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Current U.S. law bans the Japanese from even investigating the purchase as a result of the amendment to a defense bill that prohibits export of the F-22. Yet the Bush administration has done nothing to seek a change in the law that would allow it, something the Air Force favors because an export version would lower unit costs.

The official said the F-22, which can easily penetrate air defenses in China or North Korea, could be deployed solely by the U.S. in Asia, which was done recently on a temporary mission.

“On the other hand, the U.S. already provided the Aegis to us, and I don’t see much sense in keeping another military secret from a major ally,” the official said, noting that the recent leak of Aegis secrets from the Maritime Self-Defense Forces sailor could be a problem.

The official said Japan is not worried by China’s opposition to the sale of F-22s. However, China’s recent appointment of new Foreign Minister Yang Jiechi, a former interpreter who was dubbed “Tiger Yang” by former President George Bush, may be an effort by Beijing to head off any F-22 sale to Japan and promote other issues China views as important.

Iran assassin An Iranian opposition group has identified a senior member of the Iranian government as linked to a 1989 assassination in Austria.

Brig. Gen. Mohammed Jafari, deputy head of the Iranian National Security Council and a senior member of the Qods Force of the Islamic Revolutionary Guards Corps, was part of the formal Iranian government delegation that took part in the recent conference on Iraq in Sharm el Sheik, Egypt.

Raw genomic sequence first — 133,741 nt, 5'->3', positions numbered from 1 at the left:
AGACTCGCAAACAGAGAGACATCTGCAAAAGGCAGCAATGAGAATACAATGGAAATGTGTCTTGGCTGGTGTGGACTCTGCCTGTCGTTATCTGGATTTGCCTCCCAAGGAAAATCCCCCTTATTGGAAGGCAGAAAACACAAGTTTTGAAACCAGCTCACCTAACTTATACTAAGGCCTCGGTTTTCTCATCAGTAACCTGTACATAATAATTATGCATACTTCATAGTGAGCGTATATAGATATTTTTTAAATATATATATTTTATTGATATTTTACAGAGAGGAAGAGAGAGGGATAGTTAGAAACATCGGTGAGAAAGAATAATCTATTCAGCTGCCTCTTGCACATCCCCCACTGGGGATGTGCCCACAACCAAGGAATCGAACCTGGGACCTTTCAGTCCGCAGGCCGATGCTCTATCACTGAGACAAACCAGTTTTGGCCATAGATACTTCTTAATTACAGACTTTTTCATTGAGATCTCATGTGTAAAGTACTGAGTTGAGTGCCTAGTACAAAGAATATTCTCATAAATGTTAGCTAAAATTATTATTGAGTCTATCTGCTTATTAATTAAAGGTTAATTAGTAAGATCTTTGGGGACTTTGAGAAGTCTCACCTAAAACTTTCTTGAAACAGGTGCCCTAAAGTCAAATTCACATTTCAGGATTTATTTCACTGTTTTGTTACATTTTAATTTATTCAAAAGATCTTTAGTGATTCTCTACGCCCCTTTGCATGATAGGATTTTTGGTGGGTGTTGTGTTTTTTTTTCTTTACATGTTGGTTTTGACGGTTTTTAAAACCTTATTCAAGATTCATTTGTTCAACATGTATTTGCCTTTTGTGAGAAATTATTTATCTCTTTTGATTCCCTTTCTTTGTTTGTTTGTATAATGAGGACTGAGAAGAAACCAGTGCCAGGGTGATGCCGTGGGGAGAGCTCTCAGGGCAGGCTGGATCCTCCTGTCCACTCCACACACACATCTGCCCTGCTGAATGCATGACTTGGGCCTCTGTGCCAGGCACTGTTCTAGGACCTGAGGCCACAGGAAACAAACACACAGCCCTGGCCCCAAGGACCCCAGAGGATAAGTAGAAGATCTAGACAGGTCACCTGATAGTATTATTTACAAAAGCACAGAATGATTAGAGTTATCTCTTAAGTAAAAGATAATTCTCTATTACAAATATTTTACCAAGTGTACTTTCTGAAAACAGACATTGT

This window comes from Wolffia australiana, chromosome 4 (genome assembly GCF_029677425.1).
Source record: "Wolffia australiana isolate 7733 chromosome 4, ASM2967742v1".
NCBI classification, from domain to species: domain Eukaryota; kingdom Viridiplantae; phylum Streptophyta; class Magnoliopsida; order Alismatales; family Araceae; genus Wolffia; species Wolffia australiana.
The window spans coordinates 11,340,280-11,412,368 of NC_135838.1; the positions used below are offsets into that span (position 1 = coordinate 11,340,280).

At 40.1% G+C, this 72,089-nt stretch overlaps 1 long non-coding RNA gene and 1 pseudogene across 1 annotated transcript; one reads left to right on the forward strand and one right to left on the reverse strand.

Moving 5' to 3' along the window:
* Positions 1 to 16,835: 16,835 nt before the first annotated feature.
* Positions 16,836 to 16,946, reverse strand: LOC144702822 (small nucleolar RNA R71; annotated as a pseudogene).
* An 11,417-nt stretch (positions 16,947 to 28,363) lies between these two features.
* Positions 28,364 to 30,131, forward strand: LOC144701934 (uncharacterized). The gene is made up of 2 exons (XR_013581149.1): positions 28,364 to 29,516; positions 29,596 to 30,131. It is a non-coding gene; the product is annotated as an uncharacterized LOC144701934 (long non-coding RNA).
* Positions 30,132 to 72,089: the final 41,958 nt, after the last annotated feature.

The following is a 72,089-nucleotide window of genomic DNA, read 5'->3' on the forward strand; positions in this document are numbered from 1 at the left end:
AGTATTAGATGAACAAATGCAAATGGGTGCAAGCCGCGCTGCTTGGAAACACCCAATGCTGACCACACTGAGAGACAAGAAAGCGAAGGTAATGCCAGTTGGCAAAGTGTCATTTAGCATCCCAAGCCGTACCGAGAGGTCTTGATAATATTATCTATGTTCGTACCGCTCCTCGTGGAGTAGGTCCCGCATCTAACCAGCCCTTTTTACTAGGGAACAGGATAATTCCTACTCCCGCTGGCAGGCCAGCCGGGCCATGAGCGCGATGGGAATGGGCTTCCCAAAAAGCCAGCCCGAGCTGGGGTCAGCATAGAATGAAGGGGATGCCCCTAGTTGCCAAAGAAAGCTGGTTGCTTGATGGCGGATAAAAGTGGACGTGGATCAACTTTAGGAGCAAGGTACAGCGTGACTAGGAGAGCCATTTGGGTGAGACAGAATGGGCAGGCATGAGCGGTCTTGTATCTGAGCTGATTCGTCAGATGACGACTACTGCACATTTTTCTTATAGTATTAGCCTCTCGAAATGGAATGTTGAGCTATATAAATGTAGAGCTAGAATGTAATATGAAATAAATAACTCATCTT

The general also was the focus of a major U.S. military operation to capture him in January in Irbil, Iraq. The raid netted five Iranians linked to insurgent support, but Gen. Jafari escaped the hunt and made it back to Iran, where he is deputy to Ali Larijani, the Iranian nuclear negotiator.

Gen. Jafari was part of the Iranian assassination team that killed Abdolrahman Qasemlou, leader of the Iranian-Kurdistan Democratic Party, on July 13, 1989, in a Vienna apartment. An arrest warrant was issued, but Gen. Jafari was allowed by the Austrian government to return to Iran.

“By sending a notorious terrorist like Jafari to the most prominent international gathering like the meeting in Sharm el Sheik, the clerical regime clearly showed that for them negotiations and diplomacy are only tools to facilitate their terrorist objectives, export of fundamentalism and acquiring nuclear weapons,” said Shahin Gobadi, a member of the Foreign Affairs Committee of National Council of Resistance of Iran, an Iranian opposition group.